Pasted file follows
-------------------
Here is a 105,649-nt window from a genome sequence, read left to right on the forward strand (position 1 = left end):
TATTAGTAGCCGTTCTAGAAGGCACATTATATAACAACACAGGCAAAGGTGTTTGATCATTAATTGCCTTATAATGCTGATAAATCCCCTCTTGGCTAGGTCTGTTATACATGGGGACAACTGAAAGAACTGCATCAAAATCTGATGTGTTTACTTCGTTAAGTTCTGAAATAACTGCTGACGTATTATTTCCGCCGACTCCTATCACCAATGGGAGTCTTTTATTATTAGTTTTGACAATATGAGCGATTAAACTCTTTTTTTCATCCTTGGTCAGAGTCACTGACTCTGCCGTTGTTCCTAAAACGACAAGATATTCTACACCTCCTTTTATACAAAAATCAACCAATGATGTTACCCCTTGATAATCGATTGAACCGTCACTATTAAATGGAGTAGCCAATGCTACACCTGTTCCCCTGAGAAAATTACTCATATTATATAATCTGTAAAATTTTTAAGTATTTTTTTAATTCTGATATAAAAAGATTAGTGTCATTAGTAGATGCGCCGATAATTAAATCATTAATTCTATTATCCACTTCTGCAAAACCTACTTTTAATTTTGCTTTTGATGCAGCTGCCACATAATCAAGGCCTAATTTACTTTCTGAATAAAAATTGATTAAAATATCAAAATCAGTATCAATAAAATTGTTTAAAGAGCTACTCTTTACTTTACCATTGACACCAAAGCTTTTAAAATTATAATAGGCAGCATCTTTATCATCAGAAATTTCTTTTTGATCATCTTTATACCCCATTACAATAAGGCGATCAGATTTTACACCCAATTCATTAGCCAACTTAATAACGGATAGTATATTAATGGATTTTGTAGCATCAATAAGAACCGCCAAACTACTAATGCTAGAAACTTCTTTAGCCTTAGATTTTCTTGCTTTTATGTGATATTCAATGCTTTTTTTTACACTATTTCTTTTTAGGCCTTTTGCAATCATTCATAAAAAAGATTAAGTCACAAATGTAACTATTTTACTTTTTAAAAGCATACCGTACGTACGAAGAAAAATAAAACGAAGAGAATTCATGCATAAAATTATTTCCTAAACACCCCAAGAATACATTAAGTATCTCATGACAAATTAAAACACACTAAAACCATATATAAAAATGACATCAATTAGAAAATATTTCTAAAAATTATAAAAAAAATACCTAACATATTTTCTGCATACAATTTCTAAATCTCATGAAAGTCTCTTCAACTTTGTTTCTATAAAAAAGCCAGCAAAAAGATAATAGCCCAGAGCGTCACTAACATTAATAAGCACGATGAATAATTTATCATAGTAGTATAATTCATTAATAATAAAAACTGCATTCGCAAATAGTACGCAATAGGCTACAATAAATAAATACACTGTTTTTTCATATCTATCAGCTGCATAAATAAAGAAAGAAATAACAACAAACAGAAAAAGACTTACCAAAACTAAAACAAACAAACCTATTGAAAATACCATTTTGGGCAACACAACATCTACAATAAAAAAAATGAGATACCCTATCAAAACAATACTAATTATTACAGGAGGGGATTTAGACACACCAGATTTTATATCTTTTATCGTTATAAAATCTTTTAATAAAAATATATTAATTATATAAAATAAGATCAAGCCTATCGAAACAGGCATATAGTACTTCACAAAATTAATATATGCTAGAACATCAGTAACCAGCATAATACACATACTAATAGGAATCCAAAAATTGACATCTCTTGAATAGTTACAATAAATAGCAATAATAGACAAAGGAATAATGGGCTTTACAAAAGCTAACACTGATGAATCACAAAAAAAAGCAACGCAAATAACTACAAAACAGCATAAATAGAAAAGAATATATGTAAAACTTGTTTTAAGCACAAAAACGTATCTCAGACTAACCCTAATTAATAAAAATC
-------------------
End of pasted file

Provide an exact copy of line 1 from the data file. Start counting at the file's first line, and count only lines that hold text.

Here is a 105,649-nt window from a genome sequence, read left to right on the forward strand (position 1 = left end):